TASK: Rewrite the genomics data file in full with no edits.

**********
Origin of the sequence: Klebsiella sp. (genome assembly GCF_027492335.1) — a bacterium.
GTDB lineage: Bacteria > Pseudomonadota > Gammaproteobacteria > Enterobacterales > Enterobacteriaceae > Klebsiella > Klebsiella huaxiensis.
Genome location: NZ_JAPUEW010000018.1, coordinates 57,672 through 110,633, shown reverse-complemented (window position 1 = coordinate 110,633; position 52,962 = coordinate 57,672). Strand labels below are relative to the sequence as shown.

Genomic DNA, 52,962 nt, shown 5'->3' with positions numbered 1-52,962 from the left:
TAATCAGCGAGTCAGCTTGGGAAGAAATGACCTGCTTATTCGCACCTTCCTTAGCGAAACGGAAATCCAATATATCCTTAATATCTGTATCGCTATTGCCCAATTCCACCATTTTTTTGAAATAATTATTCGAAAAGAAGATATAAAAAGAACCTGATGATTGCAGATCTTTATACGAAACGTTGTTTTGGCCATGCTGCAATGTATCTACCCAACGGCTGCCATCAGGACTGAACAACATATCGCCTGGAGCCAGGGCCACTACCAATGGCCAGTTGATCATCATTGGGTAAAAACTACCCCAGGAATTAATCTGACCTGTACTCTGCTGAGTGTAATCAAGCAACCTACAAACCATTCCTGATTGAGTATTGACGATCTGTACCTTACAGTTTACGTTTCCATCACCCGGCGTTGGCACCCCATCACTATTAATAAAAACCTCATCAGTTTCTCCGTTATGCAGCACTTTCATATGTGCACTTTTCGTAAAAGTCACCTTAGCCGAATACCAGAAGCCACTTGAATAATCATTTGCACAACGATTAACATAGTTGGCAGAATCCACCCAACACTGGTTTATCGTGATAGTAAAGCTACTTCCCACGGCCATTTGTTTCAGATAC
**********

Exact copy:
Origin of the sequence: Klebsiella sp. (genome assembly GCF_027492335.1) — a bacterium.
GTDB lineage: Bacteria > Pseudomonadota > Gammaproteobacteria > Enterobacterales > Enterobacteriaceae > Klebsiella > Klebsiella huaxiensis.
Genome location: NZ_JAPUEW010000018.1, coordinates 57,672 through 110,633, shown reverse-complemented (window position 1 = coordinate 110,633; position 52,962 = coordinate 57,672). Strand labels below are relative to the sequence as shown.

Genomic DNA, 52,962 nt, shown 5'->3' with positions numbered 1-52,962 from the left:
TAATCAGCGAGTCAGCTTGGGAAGAAATGACCTGCTTATTCGCACCTTCCTTAGCGAAACGGAAATCCAATATATCCTTAATATCTGTATCGCTATTGCCCAATTCCACCATTTTTTTGAAATAATTATTCGAAAAGAAGATATAAAAAGAACCTGATGATTGCAGATCTTTATACGAAACGTTGTTTTGGCCATGCTGCAATGTATCTACCCAACGGCTGCCATCAGGACTGAACAACATATCGCCTGGAGCCAGGGCCACTACCAATGGCCAGTTGATCATCATTGGGTAAAAACTACCCCAGGAATTAATCTGACCTGTACTCTGCTGAGTGTAATCAAGCAACCTACAAACCATTCCTGATTGAGTATTGACGATCTGTACCTTACAGTTTACGTTTCCATCACCCGGCGTTGGCACCCCATCACTATTAATAAAAACCTCATCAGTTTCTCCGTTATGCAGCACTTTCATATGTGCACTTTTCGTAAAAGTCACCTTAGCCGAATACCAGAAGCCACTTGAATAATCATTTGCACAACGATTAACATAGTTGGCAGAATCCACCCAACACTGGTTTATCGTGATAGTAAAGCTACTTCCCACGGCCATTTGTTTCAGATAC